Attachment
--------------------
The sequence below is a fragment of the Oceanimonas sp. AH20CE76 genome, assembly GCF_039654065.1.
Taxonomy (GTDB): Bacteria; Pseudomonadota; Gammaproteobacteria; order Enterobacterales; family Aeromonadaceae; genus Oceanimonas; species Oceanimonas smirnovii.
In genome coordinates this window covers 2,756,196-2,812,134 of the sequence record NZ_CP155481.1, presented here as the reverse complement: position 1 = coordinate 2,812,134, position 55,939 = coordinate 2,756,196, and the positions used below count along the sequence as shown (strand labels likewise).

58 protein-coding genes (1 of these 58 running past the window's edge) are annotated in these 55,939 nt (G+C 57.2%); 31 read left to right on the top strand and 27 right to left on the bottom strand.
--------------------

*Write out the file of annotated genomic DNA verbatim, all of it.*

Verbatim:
The sequence below is a fragment of the Oceanimonas sp. AH20CE76 genome, assembly GCF_039654065.1.
Taxonomy (GTDB): Bacteria; Pseudomonadota; Gammaproteobacteria; order Enterobacterales; family Aeromonadaceae; genus Oceanimonas; species Oceanimonas smirnovii.
In genome coordinates this window covers 2,756,196-2,812,134 of the sequence record NZ_CP155481.1, presented here as the reverse complement: position 1 = coordinate 2,812,134, position 55,939 = coordinate 2,756,196, and the positions used below count along the sequence as shown (strand labels likewise).

58 protein-coding genes (1 of these 58 running past the window's edge) are annotated in these 55,939 nt (G+C 57.2%); 31 read left to right on the top strand and 27 right to left on the bottom strand.